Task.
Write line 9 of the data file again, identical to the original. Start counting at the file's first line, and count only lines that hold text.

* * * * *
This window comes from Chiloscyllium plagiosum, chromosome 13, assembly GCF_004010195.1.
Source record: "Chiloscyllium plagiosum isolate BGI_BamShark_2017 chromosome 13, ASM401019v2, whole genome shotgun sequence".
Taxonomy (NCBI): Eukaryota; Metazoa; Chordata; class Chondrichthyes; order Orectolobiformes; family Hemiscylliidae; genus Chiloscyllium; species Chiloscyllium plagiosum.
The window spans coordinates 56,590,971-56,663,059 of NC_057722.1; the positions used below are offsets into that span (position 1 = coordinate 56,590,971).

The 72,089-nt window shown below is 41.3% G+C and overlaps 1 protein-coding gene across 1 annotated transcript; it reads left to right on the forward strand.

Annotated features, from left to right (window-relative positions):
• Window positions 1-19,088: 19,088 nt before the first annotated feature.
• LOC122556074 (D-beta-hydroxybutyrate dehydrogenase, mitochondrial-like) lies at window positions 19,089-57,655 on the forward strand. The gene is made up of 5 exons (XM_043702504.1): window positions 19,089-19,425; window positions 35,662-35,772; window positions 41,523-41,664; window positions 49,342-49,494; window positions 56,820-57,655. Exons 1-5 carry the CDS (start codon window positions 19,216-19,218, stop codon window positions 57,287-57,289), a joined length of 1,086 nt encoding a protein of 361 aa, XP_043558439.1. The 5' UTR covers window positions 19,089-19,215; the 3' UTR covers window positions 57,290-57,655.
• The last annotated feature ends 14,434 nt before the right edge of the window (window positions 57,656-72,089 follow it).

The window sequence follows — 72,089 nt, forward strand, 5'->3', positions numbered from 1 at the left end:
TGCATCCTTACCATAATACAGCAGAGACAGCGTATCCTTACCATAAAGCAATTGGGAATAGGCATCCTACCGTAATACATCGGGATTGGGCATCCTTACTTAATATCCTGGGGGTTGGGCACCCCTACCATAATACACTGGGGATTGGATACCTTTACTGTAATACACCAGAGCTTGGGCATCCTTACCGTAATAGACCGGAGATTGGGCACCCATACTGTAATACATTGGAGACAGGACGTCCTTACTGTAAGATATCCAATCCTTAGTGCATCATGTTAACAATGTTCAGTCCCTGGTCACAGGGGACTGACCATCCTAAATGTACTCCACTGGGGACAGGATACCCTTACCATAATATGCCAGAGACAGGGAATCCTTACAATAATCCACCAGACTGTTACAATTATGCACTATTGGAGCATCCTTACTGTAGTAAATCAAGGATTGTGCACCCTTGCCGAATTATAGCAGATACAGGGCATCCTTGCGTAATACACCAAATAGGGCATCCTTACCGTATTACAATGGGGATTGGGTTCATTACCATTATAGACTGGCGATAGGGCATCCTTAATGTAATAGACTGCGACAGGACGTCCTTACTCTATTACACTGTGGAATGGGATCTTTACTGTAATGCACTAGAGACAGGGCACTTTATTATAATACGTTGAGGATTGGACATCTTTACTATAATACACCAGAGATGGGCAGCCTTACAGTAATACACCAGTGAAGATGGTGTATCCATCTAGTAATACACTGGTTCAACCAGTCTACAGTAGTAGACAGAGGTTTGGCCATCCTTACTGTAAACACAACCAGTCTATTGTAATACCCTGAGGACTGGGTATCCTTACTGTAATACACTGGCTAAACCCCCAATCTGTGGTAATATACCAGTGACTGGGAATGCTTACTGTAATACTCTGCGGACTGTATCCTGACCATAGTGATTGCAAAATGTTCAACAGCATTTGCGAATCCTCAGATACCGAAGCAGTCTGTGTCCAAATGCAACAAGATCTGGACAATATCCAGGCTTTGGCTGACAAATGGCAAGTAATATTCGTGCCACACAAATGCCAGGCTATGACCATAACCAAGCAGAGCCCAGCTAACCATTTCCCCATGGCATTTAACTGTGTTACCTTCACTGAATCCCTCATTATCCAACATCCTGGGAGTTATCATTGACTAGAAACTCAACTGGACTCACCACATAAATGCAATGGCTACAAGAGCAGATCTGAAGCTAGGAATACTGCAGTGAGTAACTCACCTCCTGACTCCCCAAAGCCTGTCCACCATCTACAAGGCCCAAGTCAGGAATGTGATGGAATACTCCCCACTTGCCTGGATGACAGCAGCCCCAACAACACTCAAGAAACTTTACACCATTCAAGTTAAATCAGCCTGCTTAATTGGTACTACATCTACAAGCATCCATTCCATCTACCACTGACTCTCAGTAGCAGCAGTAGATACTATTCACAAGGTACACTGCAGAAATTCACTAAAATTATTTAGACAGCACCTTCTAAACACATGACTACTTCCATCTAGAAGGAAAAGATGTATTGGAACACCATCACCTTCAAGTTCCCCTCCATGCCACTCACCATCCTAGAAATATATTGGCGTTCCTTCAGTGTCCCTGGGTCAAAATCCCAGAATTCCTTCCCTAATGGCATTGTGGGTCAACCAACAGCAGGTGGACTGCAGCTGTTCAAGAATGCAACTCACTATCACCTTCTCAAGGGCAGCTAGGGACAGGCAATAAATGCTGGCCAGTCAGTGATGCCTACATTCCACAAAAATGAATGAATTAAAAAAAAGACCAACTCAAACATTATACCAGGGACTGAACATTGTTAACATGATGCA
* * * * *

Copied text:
• The last annotated feature ends 14,434 nt before the right edge of the window (window positions 57,656-72,089 follow it).